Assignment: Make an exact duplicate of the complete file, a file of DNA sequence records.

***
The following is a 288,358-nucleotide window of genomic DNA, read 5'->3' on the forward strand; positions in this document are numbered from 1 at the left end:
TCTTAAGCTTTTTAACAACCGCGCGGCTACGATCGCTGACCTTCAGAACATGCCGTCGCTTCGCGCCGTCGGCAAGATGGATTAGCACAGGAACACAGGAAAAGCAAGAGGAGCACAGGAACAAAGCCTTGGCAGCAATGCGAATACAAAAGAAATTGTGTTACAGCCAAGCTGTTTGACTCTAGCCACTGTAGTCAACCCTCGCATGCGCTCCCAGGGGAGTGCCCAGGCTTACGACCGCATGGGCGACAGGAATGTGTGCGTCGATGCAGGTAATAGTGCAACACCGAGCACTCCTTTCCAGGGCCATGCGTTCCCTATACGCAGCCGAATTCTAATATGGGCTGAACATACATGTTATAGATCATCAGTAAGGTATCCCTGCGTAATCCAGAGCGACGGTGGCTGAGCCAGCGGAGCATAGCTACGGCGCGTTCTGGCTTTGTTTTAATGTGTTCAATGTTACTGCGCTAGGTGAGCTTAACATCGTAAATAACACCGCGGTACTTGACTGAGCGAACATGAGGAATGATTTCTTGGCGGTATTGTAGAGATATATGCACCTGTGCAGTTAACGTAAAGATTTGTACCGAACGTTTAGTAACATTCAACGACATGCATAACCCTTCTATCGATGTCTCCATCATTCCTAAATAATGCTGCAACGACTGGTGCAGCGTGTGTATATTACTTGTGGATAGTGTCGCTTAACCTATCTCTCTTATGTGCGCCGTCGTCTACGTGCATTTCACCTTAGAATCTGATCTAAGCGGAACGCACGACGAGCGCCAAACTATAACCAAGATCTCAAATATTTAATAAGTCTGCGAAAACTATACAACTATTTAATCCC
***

The following is a 288,358-nucleotide window of genomic DNA, read 5'->3' on the forward strand; positions in this document are numbered from 1 at the left end:
TCTTAAGCTTTTTAACAACCGCGCGGCTACGATCGCTGACCTTCAGAACATGCCGTCGCTTCGCGCCGTCGGCAAGATGGATTAGCACAGGAACACAGGAAAAGCAAGAGGAGCACAGGAACAAAGCCTTGGCAGCAATGCGAATACAAAAGAAATTGTGTTACAGCCAAGCTGTTTGACTCTAGCCACTGTAGTCAACCCTCGCATGCGCTCCCAGGGGAGTGCCCAGGCTTACGACCGCATGGGCGACAGGAATGTGTGCGTCGATGCAGGTAATAGTGCAACACCGAGCACTCCTTTCCAGGGCCATGCGTTCCCTATACGCAGCCGAATTCTAATATGGGCTGAACATACATGTTATAGATCATCAGTAAGGTATCCCTGCGTAATCCAGAGCGACGGTGGCTGAGCCAGCGGAGCATAGCTACGGCGCGTTCTGGCTTTGTTTTAATGTGTTCAATGTTACTGCGCTAGGTGAGCTTAACATCGTAAATAACACCGCGGTACTTGACTGAGCGAACATGAGGAATGATTTCTTGGCGGTATTGTAGAGATATATGCACCTGTGCAGTTAACGTAAAGATTTGTACCGAACGTTTAGTAACATTCAACGACATGCATAACCCTTCTATCGATGTCTCCATCATTCCTAAATAATGCTGCAACGACTGGTGCAGCGTGTGTATATTACTTGTGGATAGTGTCGCTTAACCTATCTCTCTTATGTGCGCCGTCGTCTACGTGCATTTCACCTTAGAATCTGATCTAAGCGGAACGCACGACGAGCGCCAAACTATAACCAAGATCTCAAATATTTAATAAGTCTGCGAAAACTATACAACTATTTAATCCC